Energy Alliance opposes Biden admin push for all-electric, argues natural gas reduces emissions

"They are missing an opportunity when it comes to natural gas," Sgamma said in reference to the Biden administration. Proponents of the "Green New Deal" are at a loss to explain where the energy required for charging stations comes from.

Published: October 7, 2023 11:21pm

While the Biden administration has been pushing for an all electric future, arguing that it would be better for the environment in terms of reducing carbon emissions, energy companies argue that natural gas is more environmentally friendly

"There are problems with electric vehicles," president of Western Energy Alliance Kathleen Sgamma told Just the News. "There are problems with range and what happens when it's cold or hot. They are missing an opportunity when it comes to natural gas. They are clean burning and they are great for vehicles like buses and delivery. They reduce gas emissions."

The U.S. Department of Energy's U.S. Energy Information Administration still describes natural gas as "a relatively clean burning fossil fuel" and that "burning natural gas for energy results in fewer emissions of nearly all types of air pollutants and carbon dioxide (CO2) than burning coal or petroleum products to produce an equal amount of energy."

According to Western Energy Alliance's research, switching to natural gas in the electricity sector is why the U.S. has reduced greenhouse gas emissions more than any other country since 2005. 

Despite that research, the Biden administration has been pushing for an electric vehicle future for a while, arguing that it is better for the environment and a good solution to climate change. 

Last year, the administration announced a lottery system program run by the Environmental Protection Agency called the "Clean Bus Program" that picked 389 applications from multiple districts, committing $913 million to support the purchase of 2,463 school buses, 95% of which will be electric.  

“President Biden’s historic Bipartisan Infrastructure Law is accelerating our nation’s transition to electric and low-emission school buses while ensuring a brighter, healthier future for our children,” said EPA Administrator Michael S. Regan at the time of the program's launch.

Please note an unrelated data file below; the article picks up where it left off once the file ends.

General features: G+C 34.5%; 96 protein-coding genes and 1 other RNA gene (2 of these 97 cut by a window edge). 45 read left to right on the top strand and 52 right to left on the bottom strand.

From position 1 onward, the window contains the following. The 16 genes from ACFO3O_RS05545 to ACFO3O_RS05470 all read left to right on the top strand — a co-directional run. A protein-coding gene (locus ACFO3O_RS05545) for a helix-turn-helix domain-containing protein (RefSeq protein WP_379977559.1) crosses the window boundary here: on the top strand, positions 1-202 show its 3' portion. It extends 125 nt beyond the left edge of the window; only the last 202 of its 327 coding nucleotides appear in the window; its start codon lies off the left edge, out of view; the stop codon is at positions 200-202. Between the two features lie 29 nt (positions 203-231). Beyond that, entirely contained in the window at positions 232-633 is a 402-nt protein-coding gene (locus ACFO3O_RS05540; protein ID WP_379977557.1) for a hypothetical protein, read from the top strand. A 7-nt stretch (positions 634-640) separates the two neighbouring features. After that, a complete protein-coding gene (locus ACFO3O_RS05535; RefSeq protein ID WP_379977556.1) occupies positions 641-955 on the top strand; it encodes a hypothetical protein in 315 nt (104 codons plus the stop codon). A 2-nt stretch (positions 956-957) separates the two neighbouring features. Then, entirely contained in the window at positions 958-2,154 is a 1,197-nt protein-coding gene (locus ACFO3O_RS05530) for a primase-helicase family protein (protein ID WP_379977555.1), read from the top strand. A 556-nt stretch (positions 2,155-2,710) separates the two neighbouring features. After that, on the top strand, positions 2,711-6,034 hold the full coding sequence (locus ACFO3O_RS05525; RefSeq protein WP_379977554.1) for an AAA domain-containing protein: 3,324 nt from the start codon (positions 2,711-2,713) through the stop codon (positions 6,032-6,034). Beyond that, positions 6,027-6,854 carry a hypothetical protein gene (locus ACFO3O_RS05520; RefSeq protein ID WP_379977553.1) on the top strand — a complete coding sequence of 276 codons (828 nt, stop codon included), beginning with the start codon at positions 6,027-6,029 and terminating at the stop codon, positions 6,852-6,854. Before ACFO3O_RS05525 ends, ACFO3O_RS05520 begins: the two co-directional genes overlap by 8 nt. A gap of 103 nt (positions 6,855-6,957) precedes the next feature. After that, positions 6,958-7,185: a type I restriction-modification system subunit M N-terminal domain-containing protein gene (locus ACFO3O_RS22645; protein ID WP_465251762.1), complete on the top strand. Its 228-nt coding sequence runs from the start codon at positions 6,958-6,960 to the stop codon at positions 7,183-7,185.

“As many as 25 million children rely on the bus to get to school each day," he continued. "Thanks to the Biden-Harris Administration, we are making an unprecedented investment in our children’s health, especially those in communities overburdened by air pollution. This is just the beginning of our work to build a healthier future, reduce climate pollution, and ensure the clean, breathable air that all our children deserve.”

Oil and gas companies are being roped into the electric vehicle market as of late. These companies are ramping up investments in extracting brine, a solution found underground as a source of lithium – a metal that is widely used for rechargeable batteries, particularly those found in electric vehicles.

According to a report from Energy Wire, lithium, nickel, cobalt and graphite demand is skyrocketing as production of electric vehicles increases. Earlier this year, Exxon Mobil’s CEO Darren Woods announced that the company is “actively exploring” options for lithium mining. 

Tim Stewart, president of the U.S. Oil and Gas Association, said that the transition to electric vehicles will be a long one. "Speaking as the owner of an electric vehicle myself, I can tell you that it's going to be a very, very long transition," Stewart told Just the News

"The charging infrastructure anywhere outside of a major metropolitan area is so weak and undependable," he continued. "Those early EV adapters now find themselves in the trough of disillusionment where the EV promises have not come to fruition. There are 286 million passenger vehicles in the U.S. today.  We can't even support the 2 million EVs on the road right now, let alone the four million semi trucks that keep us fed and clothed and supplied each day. Fortunately my industry's going to be around for a long long time to support this transition if it ever happens at all."

Another major complaint that energy companies have with the Biden administration is its major regulations on other appliances that are gas powered, such as furnaces and stoves. 

In December, Energy Secretary Jennifer Granholm announced that the administration had taken 110 actions on energy efficiency standards in 2022 alone. She claimed that the regulations strengthened U.S. leadership in "the race towards a clean energy future."

All-electric vehicle owners face uncertainty on the road when looking for a recharging station. Granholm herself suffered an embarrassing fiasco this summer when she embarked on a four-day publicity tour from North Carolina to Tennessee with a traveling caravan of electric and non-electric vehicles when a member of her advance team used a gasoline-powered car to reserve a hard-to-find charging spot, angering a family that had been waiting in line.

“We have so many regulations coming out of the Biden administration that will harm consumers," Sgamma said. "When it comes to consumer choice, it affects the lives of everyday Americans."

Electric charging stations are powered by tapping into the available electricity grid. One energy spokesperson said "it’s hard to pinpoint exactly what kind of energy is used" to power the recharging stations — whether it’s derived from coal, nuclear, wind or solar energy.

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